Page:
31 October 2022
Monash University is pleased to announce the appointment of former federal Minister for Health and Aged Care, the Hon Greg Hunt, as the foundation Chair of the Turner Institute for Brain and Mental Health’s Advisory Council.
The Turner Institute is a world leader in research dedicated to preventative brain and mental health research, treatment and education.
Monash University Chancellor Mr Simon McKeon AO welcomed Mr Hunt’s appointment, and said he would bring a wealth of knowledge and experience in international healthcare policy and research to the position.
“Mr Hunt is a passionate advocate for mental health and, as the former federal Minister for Health and Aged Care, his vast expertise in healthcare policy will ensure the Turner Institute for Brain and Mental Health remains one of the world’s leading research institutes,” Mr McKeon said.
Mr Hunt, who retired at the 2022 Federal election, said the role allowed him to continue to work in the mental health area.
“I was delighted to be invited to assist the Turner as they build on their research and community role. They are already international leaders but have the capacity to be one of the world’s foremost centres for prevention and treatment of brain and mental health conditions,” Mr Hunt said.
“The Turner has set out a vision focused on applying their research to clinical practice. This approach can make a real difference to the lives of those with mental health challenges. Mental health is a long standing deep, personal passion. It stems from the family experiences I had growing up where my mother struggled with bipolar,” he said.
Director of the Turner Institute, Professor Kim Cornish, welcomed Mr Hunt’s appointment.
“Greg’s deep understanding of the mental health landscape in Australia and his passion for empowering the community to live well makes him an outstanding candidate for the inaugural Chair of the Turner Advisory Council,” said Professor Cornish.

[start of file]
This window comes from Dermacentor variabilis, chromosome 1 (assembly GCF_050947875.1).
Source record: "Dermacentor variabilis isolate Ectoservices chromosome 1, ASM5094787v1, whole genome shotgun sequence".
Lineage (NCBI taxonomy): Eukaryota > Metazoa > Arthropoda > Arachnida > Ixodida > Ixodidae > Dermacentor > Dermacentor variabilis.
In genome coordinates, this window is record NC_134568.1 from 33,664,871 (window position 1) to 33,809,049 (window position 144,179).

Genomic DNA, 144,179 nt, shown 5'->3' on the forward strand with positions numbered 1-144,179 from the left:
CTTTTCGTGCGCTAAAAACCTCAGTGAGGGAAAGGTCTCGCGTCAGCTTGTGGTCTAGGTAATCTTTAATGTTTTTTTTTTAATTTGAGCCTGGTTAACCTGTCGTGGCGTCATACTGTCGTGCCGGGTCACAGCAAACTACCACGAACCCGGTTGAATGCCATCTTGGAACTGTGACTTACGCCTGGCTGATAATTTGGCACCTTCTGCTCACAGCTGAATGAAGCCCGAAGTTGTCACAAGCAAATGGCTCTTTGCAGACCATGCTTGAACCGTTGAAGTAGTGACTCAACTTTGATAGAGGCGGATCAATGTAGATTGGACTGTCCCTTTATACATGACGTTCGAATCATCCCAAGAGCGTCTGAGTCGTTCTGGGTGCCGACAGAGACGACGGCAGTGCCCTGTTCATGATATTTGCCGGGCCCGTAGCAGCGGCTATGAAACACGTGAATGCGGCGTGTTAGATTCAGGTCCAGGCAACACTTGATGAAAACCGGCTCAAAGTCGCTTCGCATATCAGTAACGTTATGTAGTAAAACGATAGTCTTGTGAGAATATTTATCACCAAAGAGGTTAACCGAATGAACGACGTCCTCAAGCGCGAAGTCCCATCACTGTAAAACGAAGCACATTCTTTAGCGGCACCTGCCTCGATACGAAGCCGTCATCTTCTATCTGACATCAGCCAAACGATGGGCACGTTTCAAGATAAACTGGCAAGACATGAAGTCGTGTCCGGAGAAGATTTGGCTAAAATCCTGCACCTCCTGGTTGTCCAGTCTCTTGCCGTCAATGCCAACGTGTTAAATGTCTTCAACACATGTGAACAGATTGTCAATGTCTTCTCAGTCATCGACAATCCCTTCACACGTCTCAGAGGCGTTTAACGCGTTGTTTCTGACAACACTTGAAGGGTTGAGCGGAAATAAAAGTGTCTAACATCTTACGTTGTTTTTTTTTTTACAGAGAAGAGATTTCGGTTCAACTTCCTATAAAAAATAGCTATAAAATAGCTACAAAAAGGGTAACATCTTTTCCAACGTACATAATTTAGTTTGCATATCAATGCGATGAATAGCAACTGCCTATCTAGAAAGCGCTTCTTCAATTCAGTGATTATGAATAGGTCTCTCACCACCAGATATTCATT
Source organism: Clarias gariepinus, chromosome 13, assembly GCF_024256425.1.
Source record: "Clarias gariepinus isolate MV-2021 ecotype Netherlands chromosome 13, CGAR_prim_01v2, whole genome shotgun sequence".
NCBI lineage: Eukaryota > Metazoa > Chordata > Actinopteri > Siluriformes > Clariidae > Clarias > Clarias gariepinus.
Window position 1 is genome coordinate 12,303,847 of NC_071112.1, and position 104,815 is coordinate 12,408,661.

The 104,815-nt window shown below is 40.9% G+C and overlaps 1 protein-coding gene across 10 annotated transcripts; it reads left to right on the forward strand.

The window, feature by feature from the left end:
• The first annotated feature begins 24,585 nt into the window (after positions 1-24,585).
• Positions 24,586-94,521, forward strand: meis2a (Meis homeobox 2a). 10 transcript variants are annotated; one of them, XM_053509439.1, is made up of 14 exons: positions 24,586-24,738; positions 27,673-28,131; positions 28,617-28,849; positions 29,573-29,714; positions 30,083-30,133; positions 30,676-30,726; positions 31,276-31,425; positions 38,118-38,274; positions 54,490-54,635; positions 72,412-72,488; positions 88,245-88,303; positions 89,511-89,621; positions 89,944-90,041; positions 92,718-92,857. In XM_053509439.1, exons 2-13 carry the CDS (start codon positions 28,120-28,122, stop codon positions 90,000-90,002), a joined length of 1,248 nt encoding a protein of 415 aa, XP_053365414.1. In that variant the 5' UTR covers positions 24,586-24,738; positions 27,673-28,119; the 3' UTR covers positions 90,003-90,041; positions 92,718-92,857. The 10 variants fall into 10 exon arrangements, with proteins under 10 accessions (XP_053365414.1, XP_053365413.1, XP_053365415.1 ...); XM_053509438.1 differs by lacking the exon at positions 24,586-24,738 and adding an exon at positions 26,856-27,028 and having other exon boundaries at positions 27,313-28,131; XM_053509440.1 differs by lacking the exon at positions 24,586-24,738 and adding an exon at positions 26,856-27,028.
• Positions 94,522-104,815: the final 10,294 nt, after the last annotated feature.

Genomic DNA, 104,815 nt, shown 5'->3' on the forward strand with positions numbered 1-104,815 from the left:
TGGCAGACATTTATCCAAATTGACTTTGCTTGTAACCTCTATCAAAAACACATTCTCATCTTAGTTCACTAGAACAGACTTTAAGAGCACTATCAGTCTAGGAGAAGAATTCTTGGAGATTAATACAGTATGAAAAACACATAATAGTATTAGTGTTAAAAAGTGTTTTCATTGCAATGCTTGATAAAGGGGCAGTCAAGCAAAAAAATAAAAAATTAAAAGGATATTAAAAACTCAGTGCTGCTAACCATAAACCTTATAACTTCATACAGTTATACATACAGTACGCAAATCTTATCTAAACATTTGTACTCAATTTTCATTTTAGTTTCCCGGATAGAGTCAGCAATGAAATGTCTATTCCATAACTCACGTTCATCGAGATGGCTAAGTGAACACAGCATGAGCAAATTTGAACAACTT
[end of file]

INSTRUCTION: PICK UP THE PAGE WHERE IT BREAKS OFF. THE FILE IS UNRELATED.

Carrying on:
“Greg will lead a group of strategic advisors that bring exceptional skills and networks in health and medical research, government, industry, philanthropy and lived experiences.”
Mr Hunt said the Turner’s ‘Living Lab’ study, which will follow thousands of residents in the south-eastern suburbs of Melbourne, across all age groups over a 10-year period, monitoring and treating the signs of mental illness, dementia and other brain conditions, was an example of the ground-breaking research being carried out.
“At the same time there is enormous scope for an enhanced focus on the substantive areas of suicide prevention, eating disorder treatment, age-based mental health and Indigenous mental health,” he said.
Mr Hunt said that he wanted to concentrate his philanthropic work on mental health through the Turner Institute.
“At this point, I want to focus my philanthropic work on one primary role in the mental health space,” he said. “Within that field, the Turner presented itself as a unique opportunity to work with the University, researchers, practitioners and the lived experience community.”
Dean, Faculty of Medicine, Nursing and Health Sciences, Professor Christina Mitchell AO said the appointment of Mr Hunt would continue to drive the world-leading work of the Turner Institute.
“Mr Hunt’s personal passion for mental health will be of enormous benefit to the Turner’s 280-plus world-class researchers in the quest to scale-up support and services to the community, and make a substantive and lasting impact on brain health,” she said.